jcombel writes with this link to The Smoking Gun, which says "As part of an international criminal probe into computer attacks launched this month against perceived corporate enemies of WikiLeaks, the FBI has raided a Texas business and seized a computer server that investigators believe was used to launch a massive electronic attack on PayPal." Computerworld has a story, as well.
The Media

Is Wired Hiding Key Evidence On Bradley Manning? 381

Hugh Pickens writes "Glenn Greenwald writes in Salon that for more than six months, Wired's Senior Editor Kevin Poulsen has possessed but refuses to publish the key evidence in the arrest of US Army PFC Bradley Manning for allegedly acting as WikiLeaks' source. 'In late May, Adrian Lamo — at the same time he was working with the FBI as a government informant against Manning — gave Poulsen what he purported to be the full chat logs between Manning and Lamo in which the Army Private allegedly confessed to having been the source for the various cables, documents and video which WikiLeaks released throughout this year,' writes Greenwald. Wired has only published about 25% of the logs writes Greenwald and Poulsen's concealment of the chat logs is actively blinding journalists who have been attempting to learn what Manning did and did not do. 'Whether by design or effect, Kevin Poulsen and Wired have played a critical role in concealing the truth from the public about the Manning arrest,' concludes Greenwald. 'This has long ago left the realm of mere journalistic failure and stands as one of the most egregious examples of active truth-hiding by a "journalist" I've ever seen.'"
The Internet

The Right's War On Net Neutrality 945

jamie writes "To understand the debate being waged in the United States over Net Neutrality, it's important to understand just how drastically one side has been misled. The leaders of the American Right are spreading the lie that Net Neutrality is a government takeover of the internet, with the intention of silencing conservative voices. (Limbaugh: "All you really have to know about Net Neutrality is that its biggest promoters are George Soros and Google.") This may be hard to believe to those of us who actually know what it's about — reinstating pre-2005 law that ensured internet providers could discriminate on the basis of volume but not content. Since the opposing side is so badly misinformed, those of us who want the internet to remain open to innovation and freedom of expression have to help educate them before the debate can really be held."
Security

Auditors Question TSA's Tech Spending, Security Solutions 239

Frosty P writes "Government auditors have faulted the TSA and its parent agency, the Department of Homeland Security, for failing to properly test and evaluate technology before spending money on it. The TSA spent about $36 million on devices that puffed air on travelers to 'sniff' them out for explosives residue. All 207 of those machines ended up in warehouses, abandoned as unable to perform as advertised, deployed in many airports before the TSA had fully tested them. Since it was founded in 2001, the TSA has spent roughly $14 billion in more than 20,900 transactions with dozens of contractors, including $8 billion for the famous new body scanners that have recently come under scrutiny for being unable to perform the task for which they are advertised. 'TSA has an obsession of finding a single box that will solve all its problems. They've spent and wasted money looking for that one box, and there is no such solution,' said John Huey, an airport security expert."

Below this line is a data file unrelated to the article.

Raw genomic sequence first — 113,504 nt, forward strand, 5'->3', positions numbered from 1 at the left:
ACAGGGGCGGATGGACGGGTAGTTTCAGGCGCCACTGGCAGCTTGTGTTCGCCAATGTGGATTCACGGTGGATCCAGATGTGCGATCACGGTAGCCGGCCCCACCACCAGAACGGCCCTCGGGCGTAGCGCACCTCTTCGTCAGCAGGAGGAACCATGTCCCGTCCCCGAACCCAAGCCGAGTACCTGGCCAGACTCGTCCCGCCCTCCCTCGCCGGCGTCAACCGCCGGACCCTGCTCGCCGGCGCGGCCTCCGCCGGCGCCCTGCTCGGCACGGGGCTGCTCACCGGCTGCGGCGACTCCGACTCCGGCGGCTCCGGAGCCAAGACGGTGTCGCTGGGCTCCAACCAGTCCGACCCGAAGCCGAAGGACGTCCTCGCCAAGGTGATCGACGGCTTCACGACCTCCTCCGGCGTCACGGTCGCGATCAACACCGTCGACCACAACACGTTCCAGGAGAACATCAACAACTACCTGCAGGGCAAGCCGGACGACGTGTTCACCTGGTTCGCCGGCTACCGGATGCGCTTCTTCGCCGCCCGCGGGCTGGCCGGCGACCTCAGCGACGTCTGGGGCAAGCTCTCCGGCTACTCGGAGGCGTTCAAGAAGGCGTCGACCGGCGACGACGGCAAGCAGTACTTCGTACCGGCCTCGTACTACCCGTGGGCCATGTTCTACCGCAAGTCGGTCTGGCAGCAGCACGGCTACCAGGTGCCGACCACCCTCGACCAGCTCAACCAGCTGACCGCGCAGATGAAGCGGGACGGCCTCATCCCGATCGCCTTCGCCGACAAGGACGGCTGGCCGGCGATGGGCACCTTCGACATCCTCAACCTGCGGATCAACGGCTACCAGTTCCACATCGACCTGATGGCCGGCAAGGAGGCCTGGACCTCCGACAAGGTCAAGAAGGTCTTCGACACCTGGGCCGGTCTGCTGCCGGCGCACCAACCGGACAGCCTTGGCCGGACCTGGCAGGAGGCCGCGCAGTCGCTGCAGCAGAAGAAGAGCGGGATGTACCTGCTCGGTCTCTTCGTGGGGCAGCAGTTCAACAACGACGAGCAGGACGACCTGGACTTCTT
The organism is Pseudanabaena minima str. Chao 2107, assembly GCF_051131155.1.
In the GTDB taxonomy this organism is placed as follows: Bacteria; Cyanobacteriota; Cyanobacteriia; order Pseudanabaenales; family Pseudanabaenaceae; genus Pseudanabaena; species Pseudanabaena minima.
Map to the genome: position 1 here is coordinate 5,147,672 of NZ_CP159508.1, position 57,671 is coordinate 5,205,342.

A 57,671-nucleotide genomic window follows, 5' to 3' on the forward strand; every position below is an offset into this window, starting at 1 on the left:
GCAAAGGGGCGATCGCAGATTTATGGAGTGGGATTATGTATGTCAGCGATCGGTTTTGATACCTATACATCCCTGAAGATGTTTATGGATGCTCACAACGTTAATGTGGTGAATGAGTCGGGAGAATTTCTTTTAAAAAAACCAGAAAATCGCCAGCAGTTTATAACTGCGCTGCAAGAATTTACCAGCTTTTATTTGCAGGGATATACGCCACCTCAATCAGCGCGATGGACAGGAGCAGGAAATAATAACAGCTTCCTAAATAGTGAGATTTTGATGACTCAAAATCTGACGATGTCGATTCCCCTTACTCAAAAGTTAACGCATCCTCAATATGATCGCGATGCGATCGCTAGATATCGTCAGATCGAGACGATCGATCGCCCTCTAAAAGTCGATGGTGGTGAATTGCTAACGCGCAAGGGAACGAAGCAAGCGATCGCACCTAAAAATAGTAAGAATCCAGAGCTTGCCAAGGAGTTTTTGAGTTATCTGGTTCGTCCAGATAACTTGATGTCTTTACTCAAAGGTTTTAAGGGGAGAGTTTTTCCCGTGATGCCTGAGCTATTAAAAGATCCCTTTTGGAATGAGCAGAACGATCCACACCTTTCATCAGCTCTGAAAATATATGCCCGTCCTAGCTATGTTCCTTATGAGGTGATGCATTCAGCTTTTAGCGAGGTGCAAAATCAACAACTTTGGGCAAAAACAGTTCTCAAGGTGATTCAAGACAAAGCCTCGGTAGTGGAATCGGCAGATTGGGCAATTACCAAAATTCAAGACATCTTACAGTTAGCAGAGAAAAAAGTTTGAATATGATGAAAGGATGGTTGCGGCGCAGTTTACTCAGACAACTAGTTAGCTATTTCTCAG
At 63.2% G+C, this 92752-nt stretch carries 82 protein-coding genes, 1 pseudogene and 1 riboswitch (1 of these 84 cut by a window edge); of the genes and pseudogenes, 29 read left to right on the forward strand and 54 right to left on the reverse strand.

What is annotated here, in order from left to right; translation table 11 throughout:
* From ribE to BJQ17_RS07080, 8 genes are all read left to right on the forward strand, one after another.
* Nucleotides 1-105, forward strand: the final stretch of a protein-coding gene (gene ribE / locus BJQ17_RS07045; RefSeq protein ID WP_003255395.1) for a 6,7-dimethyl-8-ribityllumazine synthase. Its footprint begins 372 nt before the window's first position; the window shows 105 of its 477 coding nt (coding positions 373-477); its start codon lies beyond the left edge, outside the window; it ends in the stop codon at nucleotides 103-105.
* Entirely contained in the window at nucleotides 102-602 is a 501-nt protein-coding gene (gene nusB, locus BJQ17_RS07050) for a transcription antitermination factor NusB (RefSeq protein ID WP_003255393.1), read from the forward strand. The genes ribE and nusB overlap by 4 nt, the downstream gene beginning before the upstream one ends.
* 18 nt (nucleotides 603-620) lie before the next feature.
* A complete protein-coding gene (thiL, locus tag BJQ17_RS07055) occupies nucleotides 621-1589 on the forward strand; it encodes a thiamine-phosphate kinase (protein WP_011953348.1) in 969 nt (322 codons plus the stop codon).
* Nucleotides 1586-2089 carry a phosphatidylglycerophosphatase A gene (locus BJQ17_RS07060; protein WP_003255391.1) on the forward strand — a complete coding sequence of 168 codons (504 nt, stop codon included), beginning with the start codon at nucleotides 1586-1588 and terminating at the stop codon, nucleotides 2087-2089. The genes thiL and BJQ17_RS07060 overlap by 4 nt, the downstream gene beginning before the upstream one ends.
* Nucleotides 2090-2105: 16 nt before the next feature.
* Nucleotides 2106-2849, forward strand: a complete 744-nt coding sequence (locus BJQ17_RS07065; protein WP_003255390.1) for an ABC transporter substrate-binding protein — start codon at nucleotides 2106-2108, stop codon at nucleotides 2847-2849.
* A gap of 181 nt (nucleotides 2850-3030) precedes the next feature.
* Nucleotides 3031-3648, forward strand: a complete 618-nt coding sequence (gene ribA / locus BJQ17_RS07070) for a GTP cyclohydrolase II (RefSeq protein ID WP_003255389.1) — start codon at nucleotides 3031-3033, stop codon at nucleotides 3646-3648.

Businesses

California Rare-Earth Mine Reopens 244

burnin1965 writes in to let us know that the looming crisis in rare-earth materials (which we have discussed recently) has prompted Molycorp, the erstwhile operator of a California mine closed in 2002, to announce plans to reopen it. "With increasing prices on rare earth ore, tariffs raised by the Chinese government, and the threat of embargoes that would damage United States high-tech manufacturing Molycorp now has the needed incentive to reopen the California Mountain Pass mine. They will spend the capital needed to implement badly needed updates to environmental controls that will mitigate the radioactive waste water releases that plagued the mine in the past. Chinese imports in the 90s nearly halved ore prices and the California mine experienced multiple failures in environmental controls that resulted in the release of huge volumes of radioactive waste water. Updating the mine to address the environmental issues was not financially viable due to the cheap Chinese imports so it was closed in 2002." Within two years the mine could be producing 20% of the amount of rare earths we import from China.
Electronic Frontier Foundation

EFF Offers an Introduction To Traitorware 263

theodp writes "The EFF's Eva Galperin offers a brief primer on Traitorware, devices that act behind your back to betray your privacy. 'Your digital camera may embed metadata into photographs with the camera's serial number or your location,' writes Galperin. 'Your printer may be incorporating a secret code on every page it prints which could be used to identify the printer and potentially the person who used it. If Apple puts a particularly creepy patent it has recently applied for into use, you can look forward to a day when your iPhone may record your voice, take a picture of your location, record your heartbeat, and send that information back to the mothership.' She concludes: 'EFF will be there to fight it [Traitorware]. We believe that your software and devices should not be a tool for gathering your personal data without your explicit consent.'"
Censorship

UK Banks Attempt To Censor Academic Publication 162

An anonymous reader writes "Representatives of the UK banking industry have sent a take-down notice (PDF link) to Cambridge University, demanding that they censor a student's webpage as well as his masters thesis (PDF). The banks' objection is that the information contained in the report might be used to exploit a vulnerability in the Chip and PIN system, used throughout Europe and Canada for credit and debit card payments. The system was revealed to be fundamentally flawed earlier this year, as it allowed criminals to use a stolen card with any PIN. Cambridge University has resisted the demands and has sent a response to the bankers explaining why they will keep the page online."